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Wales travel: New rail line for big Cardiff events axed

Fans queue outside Cardiff Central railway station after show
Queues of people can be seen waiting outside Cardiff Central Station after major events and shows

A railway line aimed at improving travel after major events in Cardiff has been cancelled.

The Welsh government pulled the plug on the plan, saying it no longer offered value for money.

Transport for Wales (TfW) says it cannot get back £10m spent on preparing to build the track at a steelworks near Newport.

But Senedd opposition parties said public money had been lost on the project.

Under the plans, extra trains could have waited on the 1.6km-long line near the Llanwern steelworks when big crowds of fans were expected at venues such as the Principality Stadium.

It would have provided additional capacity, making transport run more smoothly.

In its latest annual report, TfW said the £10.54m spent on the project since 2018 was "now considered irrecoverable".

The company said other plans to open new commuter stations around Newport and Cardiff, including at Llanwern, will go ahead.

There have been difficulties with transport to and from events in Cardiff in the past, including when Ed Sheeran played at the Principality in 2022.

Chris Martin
Coldplay's Chris Martin travelled by train when the band played Cardiff's Principality Stadium on their last world tour

More big-name acts are lined up there next year, including Taylor Swift and Bruce Springsteen.

Cardiff has also been announced as a host city for the 2028 Euros.

'Fragile infrastructure'

Sarah Hemsley-Cole, who runs a Cardiff-based event production company, said the city had "really fragile transport infrastructure".

"There's always a great push on sustainability and I don't think we really have the solutions here in Wales to deliver a robust transport network to support the events that we have," she said.

Football fan Evan Powell, 20, of Cefn Hengoed, Caerphilly county, said that while delays on match days were inevitable, overcrowding was the biggest issue.

"The amount of times that a two-carriage train has turned up at a platform with hundreds of people waiting on… you're either getting refused to travel back or you're stuck in the most uncomfortable train ride that could be potentially dangerous," he said.

Evan Powell
Football fan Evan Powell says overcrowded trains on match days are "potentially dangerous"

Chris Medlicott, 45, from Aberdare, took his son Owen, five, to his first Wales rugby match at the Principality on Saturday and said train passengers were "irate" due to how packed it was.

"I'm dreading going back," he said.

"I don't know why they don't put extra carriages on when it's going to be busy."

Chris Medlicott with son Owen
Chris Medlicott says he was dreading taking the train home after taking his five-year-old son to his first rugby match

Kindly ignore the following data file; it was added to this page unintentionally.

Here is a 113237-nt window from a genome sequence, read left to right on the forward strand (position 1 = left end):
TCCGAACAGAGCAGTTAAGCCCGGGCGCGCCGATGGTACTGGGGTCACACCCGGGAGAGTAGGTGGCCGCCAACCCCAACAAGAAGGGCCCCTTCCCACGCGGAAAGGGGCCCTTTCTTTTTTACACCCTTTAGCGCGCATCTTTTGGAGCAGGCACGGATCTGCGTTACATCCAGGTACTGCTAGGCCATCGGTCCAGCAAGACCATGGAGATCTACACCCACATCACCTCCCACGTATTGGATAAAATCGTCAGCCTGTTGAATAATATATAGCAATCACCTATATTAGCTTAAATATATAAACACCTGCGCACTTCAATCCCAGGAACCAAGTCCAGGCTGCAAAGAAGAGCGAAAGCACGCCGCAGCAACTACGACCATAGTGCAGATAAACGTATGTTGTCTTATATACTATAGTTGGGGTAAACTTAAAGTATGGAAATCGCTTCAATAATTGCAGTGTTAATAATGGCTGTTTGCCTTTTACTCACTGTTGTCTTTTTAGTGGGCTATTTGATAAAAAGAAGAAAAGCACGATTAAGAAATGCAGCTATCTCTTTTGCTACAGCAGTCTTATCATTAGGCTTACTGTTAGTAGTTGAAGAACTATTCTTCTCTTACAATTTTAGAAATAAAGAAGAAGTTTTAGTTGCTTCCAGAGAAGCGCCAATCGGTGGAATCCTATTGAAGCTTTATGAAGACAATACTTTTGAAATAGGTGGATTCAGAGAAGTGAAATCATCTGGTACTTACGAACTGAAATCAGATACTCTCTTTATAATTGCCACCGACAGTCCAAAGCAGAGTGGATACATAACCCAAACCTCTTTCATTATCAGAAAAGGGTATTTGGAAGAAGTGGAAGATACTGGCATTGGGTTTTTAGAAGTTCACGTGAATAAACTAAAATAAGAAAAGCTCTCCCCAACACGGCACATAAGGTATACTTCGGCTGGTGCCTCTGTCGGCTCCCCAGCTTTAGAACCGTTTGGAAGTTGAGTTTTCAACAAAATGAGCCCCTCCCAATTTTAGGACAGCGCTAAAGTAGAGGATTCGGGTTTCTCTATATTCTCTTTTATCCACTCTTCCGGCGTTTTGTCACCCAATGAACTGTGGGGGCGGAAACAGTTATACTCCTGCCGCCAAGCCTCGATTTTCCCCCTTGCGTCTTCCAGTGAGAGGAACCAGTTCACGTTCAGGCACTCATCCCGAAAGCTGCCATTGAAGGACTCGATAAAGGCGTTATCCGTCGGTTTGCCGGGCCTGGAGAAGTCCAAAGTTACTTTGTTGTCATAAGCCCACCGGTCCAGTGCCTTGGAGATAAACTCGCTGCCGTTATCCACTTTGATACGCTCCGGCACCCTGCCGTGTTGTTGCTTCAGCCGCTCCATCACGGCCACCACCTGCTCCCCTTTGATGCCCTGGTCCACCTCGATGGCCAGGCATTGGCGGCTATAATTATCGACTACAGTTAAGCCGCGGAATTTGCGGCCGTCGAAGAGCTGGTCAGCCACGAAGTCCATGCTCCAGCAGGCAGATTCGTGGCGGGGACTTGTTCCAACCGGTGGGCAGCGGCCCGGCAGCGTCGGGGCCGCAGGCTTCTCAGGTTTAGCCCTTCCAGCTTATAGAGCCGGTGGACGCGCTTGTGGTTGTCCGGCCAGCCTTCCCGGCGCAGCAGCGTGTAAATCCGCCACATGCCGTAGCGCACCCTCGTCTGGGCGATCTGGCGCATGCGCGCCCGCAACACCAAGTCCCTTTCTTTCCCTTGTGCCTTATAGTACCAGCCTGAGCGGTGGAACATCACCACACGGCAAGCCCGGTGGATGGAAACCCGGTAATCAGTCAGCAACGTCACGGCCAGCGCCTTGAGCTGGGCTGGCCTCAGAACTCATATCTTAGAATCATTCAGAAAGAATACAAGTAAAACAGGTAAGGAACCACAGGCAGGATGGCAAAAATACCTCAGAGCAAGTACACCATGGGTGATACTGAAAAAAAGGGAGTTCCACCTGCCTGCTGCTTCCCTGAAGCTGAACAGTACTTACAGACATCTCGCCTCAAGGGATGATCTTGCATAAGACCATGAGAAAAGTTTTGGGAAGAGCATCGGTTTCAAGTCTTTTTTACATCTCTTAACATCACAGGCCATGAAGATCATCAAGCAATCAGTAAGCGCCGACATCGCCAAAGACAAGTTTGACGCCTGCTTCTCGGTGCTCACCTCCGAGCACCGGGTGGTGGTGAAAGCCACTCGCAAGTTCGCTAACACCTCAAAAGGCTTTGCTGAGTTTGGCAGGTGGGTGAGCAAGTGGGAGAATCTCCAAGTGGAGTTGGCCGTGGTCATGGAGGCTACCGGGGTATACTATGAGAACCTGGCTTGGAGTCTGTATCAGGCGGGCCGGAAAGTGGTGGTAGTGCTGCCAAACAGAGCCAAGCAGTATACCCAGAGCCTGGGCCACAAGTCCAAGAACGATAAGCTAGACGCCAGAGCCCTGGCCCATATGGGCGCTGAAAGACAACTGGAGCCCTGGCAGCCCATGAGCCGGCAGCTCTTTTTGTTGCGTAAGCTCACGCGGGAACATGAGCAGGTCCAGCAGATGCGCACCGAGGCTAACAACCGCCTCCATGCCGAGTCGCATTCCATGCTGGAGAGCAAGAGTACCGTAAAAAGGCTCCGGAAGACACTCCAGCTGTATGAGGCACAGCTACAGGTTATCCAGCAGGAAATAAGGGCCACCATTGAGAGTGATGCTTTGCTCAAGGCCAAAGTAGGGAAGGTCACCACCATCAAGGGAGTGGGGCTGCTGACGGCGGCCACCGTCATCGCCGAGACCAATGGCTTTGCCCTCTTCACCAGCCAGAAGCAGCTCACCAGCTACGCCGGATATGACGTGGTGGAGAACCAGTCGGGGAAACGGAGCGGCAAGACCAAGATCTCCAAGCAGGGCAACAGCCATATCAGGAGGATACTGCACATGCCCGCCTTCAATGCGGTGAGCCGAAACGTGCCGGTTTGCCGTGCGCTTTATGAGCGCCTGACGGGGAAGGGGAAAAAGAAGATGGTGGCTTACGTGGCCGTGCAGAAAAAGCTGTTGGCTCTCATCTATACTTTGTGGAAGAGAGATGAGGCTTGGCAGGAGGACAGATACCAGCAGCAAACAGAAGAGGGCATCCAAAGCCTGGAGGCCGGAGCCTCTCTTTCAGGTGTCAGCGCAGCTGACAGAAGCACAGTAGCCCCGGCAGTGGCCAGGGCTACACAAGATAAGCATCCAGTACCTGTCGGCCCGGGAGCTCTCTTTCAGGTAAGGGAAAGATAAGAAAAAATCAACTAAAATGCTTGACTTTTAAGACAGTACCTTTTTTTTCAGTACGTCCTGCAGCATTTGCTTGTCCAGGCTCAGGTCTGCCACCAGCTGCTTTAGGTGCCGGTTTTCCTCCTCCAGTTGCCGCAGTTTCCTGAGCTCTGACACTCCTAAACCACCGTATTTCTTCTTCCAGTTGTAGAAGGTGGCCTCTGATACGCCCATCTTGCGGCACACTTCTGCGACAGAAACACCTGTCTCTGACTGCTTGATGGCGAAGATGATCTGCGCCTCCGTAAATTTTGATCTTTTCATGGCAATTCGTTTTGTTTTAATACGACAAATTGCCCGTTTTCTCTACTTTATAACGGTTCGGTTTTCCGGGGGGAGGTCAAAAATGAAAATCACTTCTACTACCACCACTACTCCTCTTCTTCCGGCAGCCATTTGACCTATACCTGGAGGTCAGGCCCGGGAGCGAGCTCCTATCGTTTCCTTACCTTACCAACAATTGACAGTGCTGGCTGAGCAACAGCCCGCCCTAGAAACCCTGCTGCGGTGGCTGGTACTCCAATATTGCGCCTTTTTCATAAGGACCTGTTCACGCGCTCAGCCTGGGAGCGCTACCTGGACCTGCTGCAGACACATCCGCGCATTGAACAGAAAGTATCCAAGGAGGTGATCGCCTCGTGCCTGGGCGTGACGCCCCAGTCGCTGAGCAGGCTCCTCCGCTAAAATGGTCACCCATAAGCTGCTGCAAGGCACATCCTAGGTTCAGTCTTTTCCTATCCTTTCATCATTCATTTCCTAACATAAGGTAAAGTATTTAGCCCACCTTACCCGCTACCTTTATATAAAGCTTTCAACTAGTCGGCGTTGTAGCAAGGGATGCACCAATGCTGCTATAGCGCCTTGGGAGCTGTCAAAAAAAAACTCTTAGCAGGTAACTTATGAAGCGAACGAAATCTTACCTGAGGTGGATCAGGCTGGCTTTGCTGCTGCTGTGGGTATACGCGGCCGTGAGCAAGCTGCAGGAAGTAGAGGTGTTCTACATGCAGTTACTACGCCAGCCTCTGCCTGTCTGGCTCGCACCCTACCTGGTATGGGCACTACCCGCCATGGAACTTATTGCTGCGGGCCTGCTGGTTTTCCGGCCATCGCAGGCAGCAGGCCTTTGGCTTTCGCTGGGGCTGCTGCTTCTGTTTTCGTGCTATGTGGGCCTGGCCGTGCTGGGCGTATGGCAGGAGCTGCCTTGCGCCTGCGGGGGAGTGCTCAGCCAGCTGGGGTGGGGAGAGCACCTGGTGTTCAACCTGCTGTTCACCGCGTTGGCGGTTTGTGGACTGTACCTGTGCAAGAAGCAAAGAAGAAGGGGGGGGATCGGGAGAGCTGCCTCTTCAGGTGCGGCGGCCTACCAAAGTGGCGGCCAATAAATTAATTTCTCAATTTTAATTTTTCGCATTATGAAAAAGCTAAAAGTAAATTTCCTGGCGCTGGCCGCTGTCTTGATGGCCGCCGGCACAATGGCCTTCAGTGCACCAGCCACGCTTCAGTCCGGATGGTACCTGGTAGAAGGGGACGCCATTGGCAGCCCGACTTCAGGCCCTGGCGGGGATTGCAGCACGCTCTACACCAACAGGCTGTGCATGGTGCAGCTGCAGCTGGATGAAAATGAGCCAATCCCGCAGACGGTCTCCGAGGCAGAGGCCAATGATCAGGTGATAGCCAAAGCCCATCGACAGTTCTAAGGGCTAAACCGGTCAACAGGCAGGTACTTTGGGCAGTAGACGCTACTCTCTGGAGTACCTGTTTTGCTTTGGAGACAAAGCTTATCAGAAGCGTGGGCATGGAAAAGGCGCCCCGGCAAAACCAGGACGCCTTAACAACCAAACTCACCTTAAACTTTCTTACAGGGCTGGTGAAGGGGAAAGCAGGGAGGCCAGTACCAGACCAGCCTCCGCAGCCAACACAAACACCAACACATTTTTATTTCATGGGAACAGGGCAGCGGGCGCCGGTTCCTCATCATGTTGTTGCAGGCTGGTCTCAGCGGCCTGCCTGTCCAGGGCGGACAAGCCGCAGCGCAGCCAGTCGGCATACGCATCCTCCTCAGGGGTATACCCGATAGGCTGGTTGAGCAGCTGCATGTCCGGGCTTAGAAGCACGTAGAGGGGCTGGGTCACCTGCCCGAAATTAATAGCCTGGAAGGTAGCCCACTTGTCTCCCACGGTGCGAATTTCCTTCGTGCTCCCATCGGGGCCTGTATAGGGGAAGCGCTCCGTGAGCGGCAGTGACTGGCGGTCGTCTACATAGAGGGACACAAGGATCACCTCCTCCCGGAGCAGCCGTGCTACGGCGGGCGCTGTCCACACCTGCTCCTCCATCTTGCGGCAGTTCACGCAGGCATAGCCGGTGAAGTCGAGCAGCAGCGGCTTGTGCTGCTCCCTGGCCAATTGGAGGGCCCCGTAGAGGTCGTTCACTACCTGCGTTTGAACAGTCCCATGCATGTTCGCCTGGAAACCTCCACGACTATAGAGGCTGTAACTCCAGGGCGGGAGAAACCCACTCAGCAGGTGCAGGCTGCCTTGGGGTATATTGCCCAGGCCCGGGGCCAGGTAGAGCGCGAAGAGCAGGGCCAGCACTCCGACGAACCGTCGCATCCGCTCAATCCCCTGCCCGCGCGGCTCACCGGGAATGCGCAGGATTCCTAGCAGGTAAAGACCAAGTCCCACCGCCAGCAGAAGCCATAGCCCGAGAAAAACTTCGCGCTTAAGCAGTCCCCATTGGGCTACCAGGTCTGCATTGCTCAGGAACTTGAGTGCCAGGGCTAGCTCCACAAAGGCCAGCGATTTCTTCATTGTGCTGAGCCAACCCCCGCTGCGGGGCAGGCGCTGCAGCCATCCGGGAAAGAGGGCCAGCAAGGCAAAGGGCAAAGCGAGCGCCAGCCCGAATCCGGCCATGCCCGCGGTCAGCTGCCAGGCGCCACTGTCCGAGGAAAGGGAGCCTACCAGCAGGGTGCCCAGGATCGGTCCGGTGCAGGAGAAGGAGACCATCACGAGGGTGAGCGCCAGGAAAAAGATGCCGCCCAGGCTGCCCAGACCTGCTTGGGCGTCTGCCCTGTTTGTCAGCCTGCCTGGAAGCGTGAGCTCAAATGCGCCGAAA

Also attending the Wales v Barbarians match, Shelli Docherty, 44, said her 15-minute train journey from Pontyclun with son Marcus and husband Doc was "absolutely packed".

"The carriage was completely full. There was kissable distance," she said.

"Leaving a couple of hours before kick-off time, I think we've left it a bit late to be honest."

Shelli Docherty with son Marcus and husband Doc
Shelli Docherty said fellow passengers were "kissable distance" in the packed pre-match trains

Warren Beck said his son and grandson stood all the way from Gowerton to Cardiff because of the "absolute chaos" of only three carriages.

The Welsh government said a review had concluded the line "would not provide value for money".

"TfW is introducing brand new trains to their fleet to help improve resilience and meet increased demand across the network on major event days," it said.

Warren Beck (left) with his son and grandson
Warren Beck (left) says travelling to big games by train is "absolute chaos"

Ministers recently announced a big cash injection of more than £125m for TfW.

This year it emerged the cost of the South Wales Metro had risen more than £260m to £1bn.

Rail expert Andrew Potter, of Cardiff University, said there was a "fixed pot" of money and rising construction and energy costs had hit the industry.

"If there's something that's only going to be used occasionally and potentially you can work around with other fixes it seems pointless to invest in that when there are bigger priorities," he said.

TfW said the Welsh government had initially asked it to develop the scheme in 2017, and to look at a new station.

"However, following detailed development work, including feasibility, design and enabling works, it became clear the costs associated with the project would be significantly more than initial estimates," said TfW.

"The business case for the scheme was challenged in light of the changes in post-covid demand and wider pressures on budgets.

Money spent will result in "other benefits which have been transferred as part of the wider work which was developed," including the plan for the new Llanwern station.

'Completely irresponsible'

Welsh Conservative shadow transport minister Natasha Asghar said to "essentially write off" more than £10m was "completely irresponsible".

"I worry the shambolic trains here will be an embarrassment for Wales on the world stage when we host the Euros in 2028," she said.

Delyth Jewell of Plaid Cymru said public transport should be the first choice for fans but that was "nowhere near the case".

"It's disappointing, therefore, to see that this plan to increase the capacity has been shelved and so much money lost," she said.